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Defense Department Update
Dec. 9, 2005 – Afghanistan Lt. Gen. Karl Eikenberry

Lt. Gen. Karl Eikenberry briefed the Pentagon press corps Thursday on progress and challenges in Afghanistan. He is the commanding general of Combined Forces Command-Afghanistan. Following are highlights.

Afghanistan on Sept. 11, 2001

  • Under Taliban rule.
  • A haven for al Qaeda.
  • Country had endured two decades of brutal warfare; much of population heavily armed; factional fighting rampant; no national recognized security institutions.
  • Much of infrastructure devastated; education and health systems destroyed; 20 percent literacy rate; women denied access to schools and health care.

Mission of the Military Response to the Attacks

  • Defeat al Qaeda and the Taliban regime that harbored them.
  • Set conditions to prevent Afghanistan from ever serving again as a sanctuary for international terrorism.

Afghanistan Today

    • Although fighting continues, al Qaeda ejected from Afghanistan, Taliban toppled.
  • Has a constitution, and a democratically elected president, parliament and provincial councils.
  • Afghan National Army now 30,000 strong; nationally recognized institution; nationwide presence; completed first deployment out of country – supported earthquake relief efforts in Pakistan.
  • Afghan National Police force taking shape; training still being emphasized; program in place to focus on provisioning of equipment and mentoring.
  • Roads, clinics, wells, schools being built; millions of children attending school, many for the first time.
  • Strong international consensus to continue productive partnership with Afghans.

Challenges Ahead

  • Work with Afghan and Coalition security forces to continue war against al Qaeda and its associated movements.
  • Continue in partnership building Afghan national security forces and their leadership, emphasizing quality; develop organizations to sustain the forces.
  • Continue in partnership improving governance, developing infrastructure.


  • Production and trafficking of illegal narcotics still a significant concern.
  • Narco-trafficking is significant threat to country’s future stability and its ability to stand up governance and justice institutions.
  • Afghanistan and international community increasing efforts to stop narco-trafficking, eliminate poppy cultivation. Long-term, sustained effort required to combat problem.
  • Campaign is complex: involves law enforcement, eradication, justice, providing viable alternative to farmers.
  • Many U.S. government agencies involved, including Departments of Justice and State, USAID, Drug Enforcement Administration.
  • U.S. military plays supporting role: provide support for intelligence; support for interdiction or law enforcement operation; can provide medevac and close-air support.
  • U.S. in charge of 12 of the Provincial Reconstruction Teams (PRTs); PRTs help to offer alternative livelihood programs.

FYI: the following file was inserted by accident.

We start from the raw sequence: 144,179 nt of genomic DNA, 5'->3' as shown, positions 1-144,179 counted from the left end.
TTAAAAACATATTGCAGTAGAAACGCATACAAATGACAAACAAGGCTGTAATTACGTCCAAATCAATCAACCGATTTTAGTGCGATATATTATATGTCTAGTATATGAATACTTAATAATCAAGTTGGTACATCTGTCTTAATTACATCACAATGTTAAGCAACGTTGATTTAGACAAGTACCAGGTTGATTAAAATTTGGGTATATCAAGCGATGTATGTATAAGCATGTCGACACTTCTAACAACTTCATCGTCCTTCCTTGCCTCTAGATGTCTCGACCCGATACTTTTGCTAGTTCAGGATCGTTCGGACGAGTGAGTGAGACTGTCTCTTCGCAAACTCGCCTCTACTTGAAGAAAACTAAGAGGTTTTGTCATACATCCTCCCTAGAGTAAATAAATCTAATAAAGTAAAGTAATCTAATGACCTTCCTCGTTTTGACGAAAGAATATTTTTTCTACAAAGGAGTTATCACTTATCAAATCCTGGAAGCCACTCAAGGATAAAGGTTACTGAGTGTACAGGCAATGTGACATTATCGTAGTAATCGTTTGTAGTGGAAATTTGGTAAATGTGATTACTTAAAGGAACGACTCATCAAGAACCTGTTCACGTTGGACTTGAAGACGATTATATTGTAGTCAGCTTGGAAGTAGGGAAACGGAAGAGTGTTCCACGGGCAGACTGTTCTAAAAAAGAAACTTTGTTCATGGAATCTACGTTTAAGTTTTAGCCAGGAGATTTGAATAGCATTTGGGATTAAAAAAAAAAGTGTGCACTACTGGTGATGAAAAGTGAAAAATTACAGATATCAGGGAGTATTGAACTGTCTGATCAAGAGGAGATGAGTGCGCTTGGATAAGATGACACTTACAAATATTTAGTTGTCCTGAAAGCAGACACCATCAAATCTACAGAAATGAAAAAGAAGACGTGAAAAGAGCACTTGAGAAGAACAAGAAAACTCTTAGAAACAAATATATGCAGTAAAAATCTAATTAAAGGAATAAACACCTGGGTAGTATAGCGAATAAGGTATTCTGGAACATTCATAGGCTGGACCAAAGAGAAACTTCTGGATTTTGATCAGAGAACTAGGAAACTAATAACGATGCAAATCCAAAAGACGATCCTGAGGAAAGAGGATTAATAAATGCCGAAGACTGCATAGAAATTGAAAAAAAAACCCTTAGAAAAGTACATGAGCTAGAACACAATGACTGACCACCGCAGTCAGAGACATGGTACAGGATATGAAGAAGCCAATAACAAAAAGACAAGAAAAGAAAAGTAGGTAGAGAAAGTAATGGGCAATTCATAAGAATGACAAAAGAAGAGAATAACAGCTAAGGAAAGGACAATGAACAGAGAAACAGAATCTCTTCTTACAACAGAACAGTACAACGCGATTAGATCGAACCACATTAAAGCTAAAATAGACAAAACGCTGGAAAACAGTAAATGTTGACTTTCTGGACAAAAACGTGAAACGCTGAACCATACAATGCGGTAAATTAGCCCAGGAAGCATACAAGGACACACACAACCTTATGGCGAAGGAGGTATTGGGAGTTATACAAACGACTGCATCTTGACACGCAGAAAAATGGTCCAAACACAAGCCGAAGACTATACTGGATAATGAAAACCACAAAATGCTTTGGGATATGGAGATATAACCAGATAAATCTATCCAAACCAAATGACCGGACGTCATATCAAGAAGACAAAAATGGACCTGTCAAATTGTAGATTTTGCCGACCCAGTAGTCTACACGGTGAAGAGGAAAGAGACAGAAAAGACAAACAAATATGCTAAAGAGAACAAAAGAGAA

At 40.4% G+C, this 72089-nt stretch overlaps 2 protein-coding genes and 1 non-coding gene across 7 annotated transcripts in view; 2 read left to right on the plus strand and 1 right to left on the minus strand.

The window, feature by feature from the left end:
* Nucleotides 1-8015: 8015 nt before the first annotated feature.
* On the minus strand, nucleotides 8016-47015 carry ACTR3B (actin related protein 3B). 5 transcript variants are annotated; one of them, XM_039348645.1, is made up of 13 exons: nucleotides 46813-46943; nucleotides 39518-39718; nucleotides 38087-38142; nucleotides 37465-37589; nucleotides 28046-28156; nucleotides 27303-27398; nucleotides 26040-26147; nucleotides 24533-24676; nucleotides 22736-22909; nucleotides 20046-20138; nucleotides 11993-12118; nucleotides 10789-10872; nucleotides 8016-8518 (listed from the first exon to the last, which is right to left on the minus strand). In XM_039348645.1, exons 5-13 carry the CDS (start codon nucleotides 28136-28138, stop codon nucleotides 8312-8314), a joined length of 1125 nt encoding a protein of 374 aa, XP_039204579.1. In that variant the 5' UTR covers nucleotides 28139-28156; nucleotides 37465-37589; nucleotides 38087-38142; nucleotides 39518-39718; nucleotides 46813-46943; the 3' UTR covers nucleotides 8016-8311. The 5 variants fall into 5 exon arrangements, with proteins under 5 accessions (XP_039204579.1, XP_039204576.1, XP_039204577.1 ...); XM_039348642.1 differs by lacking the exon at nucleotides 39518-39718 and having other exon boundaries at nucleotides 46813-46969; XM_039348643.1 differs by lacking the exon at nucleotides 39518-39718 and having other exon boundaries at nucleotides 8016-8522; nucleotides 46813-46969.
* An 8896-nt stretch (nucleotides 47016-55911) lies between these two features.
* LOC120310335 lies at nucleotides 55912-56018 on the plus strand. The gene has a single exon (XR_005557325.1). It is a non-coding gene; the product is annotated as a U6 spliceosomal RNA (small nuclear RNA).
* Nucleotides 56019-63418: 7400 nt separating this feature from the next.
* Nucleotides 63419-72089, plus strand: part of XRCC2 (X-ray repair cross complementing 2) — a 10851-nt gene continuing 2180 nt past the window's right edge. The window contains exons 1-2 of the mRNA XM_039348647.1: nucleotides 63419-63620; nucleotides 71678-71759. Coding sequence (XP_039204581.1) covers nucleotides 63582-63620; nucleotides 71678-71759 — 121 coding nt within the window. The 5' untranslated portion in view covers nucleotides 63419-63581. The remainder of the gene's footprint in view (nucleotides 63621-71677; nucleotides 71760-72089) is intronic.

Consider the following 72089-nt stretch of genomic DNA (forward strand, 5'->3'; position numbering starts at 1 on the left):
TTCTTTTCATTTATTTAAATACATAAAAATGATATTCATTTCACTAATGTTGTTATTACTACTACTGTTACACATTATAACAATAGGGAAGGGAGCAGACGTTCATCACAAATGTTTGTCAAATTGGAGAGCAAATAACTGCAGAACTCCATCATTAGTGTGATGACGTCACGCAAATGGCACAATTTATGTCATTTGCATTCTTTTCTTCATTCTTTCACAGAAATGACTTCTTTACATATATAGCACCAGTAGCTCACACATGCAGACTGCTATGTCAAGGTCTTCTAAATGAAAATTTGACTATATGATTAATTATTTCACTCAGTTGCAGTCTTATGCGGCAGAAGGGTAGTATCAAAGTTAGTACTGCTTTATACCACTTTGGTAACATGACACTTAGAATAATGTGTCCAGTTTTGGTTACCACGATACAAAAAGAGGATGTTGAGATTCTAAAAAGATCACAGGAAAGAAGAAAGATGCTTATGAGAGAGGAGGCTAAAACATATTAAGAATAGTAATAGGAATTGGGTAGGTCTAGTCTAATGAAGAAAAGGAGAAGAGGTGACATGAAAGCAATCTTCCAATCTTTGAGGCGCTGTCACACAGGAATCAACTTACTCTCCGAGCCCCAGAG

NATO Role Growing

  • NATO major contributor to Afghanistan’s security: currently fielding nine Provincial Reconstruction Teams (PRTs) and approximately 12,000 troops.
  • U.S. forces will continue to work closely with NATO International Security Assistance Force (ISAF).
  • Transition planned for ISAF to take over responsibility for Regional Command South. Political discussions ongoing within NATO regarding exact configuration of how the command will look. U.S. will contribute to the NATO force.
  • If expansion into Regional Command South moves forward, U.S. force levels will be adjusted. There are approximately 18,000 U.S. troops in Afghanistan now.

Progress Continuing Against Al Qaeda Leadership Network

  • No reason to believe Osama bin Laden killed in Oct. 8 earthquake in Pakistan.
  • Forces will not rest until bin Laden captured or killed.
  • Al Qaeda is a movement; not just one man.
  • Coalition continuing progress against al Qaeda leadership network and associated movements.
  • Coalition working to change conditions that gave rise to the movements.


    • No concrete evidence fighters or facilitators moving from Iraq into Afghanistan to train Taliban or al Qaeda associated movements; foreign funding continues to be made available to those Taliban or al Qaeda associated movements.
    • More fighting over the past year in Afghanistan, much of it initiated by Coalition forces and by Afghan forces, whose numbers have grown over past year, allowing them to operate in areas of traditional Taliban influence, including eastern Afghanistan and northern parts of southern Afghanistan.
  • Shift in tactics by Taliban, such as using more IEDs and suicide bombers, is sign of their weakness. These attack numbers are not extraordinary. Coalition, Afghan forces pursuing counter-tactics, sharing techniques and training.
  • Afghans’ willingness to provide tips to Afghan, Coalition forces steadily increasing.
  • Broader trends in country give sense that Afghans are winning.

Links: transcript;  Lt. Gen. Eikenberry bio; Afghanistan map
Combined Forces Command-Afghanistan www.cfc-a.centcom.mil

Last Updated:
12/11/2006, Eastern Daylight Time
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